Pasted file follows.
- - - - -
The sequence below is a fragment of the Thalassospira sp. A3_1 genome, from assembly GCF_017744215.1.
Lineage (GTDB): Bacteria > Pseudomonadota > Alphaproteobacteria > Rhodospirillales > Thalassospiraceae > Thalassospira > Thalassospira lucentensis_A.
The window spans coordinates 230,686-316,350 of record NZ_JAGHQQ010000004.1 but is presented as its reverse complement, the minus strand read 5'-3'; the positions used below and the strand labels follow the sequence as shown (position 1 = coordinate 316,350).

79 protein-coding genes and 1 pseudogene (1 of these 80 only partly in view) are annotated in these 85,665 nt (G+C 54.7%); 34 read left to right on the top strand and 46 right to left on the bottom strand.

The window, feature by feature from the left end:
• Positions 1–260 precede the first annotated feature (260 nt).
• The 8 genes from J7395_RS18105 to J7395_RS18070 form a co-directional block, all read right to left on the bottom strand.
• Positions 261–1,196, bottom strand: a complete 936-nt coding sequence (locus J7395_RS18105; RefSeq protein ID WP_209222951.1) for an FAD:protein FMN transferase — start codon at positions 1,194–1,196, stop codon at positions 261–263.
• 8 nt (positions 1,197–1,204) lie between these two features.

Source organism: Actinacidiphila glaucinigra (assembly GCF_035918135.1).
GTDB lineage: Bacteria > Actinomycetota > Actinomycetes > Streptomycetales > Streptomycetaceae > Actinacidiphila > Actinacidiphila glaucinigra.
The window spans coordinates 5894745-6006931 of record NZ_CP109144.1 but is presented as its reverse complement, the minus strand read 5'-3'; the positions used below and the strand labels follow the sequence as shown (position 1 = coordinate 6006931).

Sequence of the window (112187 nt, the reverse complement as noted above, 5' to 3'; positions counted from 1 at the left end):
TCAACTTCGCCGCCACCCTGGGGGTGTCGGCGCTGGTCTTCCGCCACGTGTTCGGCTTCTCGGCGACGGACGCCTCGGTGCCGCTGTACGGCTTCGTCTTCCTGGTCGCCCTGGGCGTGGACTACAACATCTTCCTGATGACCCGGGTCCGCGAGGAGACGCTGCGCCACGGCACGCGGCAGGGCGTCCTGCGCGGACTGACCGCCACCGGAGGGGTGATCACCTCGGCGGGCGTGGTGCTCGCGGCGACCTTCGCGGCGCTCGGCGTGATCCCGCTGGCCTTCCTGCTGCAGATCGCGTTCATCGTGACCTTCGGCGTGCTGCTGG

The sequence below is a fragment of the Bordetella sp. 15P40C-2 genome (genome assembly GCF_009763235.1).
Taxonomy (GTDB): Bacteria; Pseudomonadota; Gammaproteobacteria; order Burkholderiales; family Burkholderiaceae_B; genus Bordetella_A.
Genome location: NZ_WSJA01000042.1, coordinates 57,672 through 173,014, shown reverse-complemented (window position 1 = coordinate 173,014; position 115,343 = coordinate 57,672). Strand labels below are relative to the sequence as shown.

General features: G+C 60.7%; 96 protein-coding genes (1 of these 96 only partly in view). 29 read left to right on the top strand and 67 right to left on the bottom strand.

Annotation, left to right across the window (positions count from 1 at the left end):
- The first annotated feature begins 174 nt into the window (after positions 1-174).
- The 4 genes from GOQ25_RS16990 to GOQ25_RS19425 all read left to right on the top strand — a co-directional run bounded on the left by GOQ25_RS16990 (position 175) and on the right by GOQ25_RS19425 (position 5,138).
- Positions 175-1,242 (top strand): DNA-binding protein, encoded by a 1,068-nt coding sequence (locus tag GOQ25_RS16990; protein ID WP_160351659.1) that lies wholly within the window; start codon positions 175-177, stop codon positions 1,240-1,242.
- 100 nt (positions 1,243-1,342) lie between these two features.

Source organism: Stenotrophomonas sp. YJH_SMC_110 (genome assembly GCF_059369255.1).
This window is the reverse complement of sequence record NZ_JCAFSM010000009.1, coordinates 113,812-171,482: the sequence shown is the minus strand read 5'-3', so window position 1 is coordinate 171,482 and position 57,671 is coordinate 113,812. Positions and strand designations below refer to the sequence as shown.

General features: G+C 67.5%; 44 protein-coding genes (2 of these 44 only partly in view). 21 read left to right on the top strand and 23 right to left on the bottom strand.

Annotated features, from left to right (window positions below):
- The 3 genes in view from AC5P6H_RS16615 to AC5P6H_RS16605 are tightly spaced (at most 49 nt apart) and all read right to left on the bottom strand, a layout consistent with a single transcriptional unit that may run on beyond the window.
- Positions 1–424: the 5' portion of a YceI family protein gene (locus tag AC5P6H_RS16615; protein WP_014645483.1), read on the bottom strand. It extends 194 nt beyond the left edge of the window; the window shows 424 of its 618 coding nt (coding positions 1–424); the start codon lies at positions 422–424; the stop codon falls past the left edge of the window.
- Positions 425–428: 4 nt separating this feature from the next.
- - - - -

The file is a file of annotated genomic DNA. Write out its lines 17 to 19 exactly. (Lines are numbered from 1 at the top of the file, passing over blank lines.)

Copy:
Genome location: NZ_WSJA01000042.1, coordinates 57,672 through 173,014, shown reverse-complemented (window position 1 = coordinate 173,014; position 115,343 = coordinate 57,672). Strand labels below are relative to the sequence as shown.

General features: G+C 60.7%; 96 protein-coding genes (1 of these 96 only partly in view). 29 read left to right on the top strand and 67 right to left on the bottom strand.

Annotation, left to right across the window (positions count from 1 at the left end):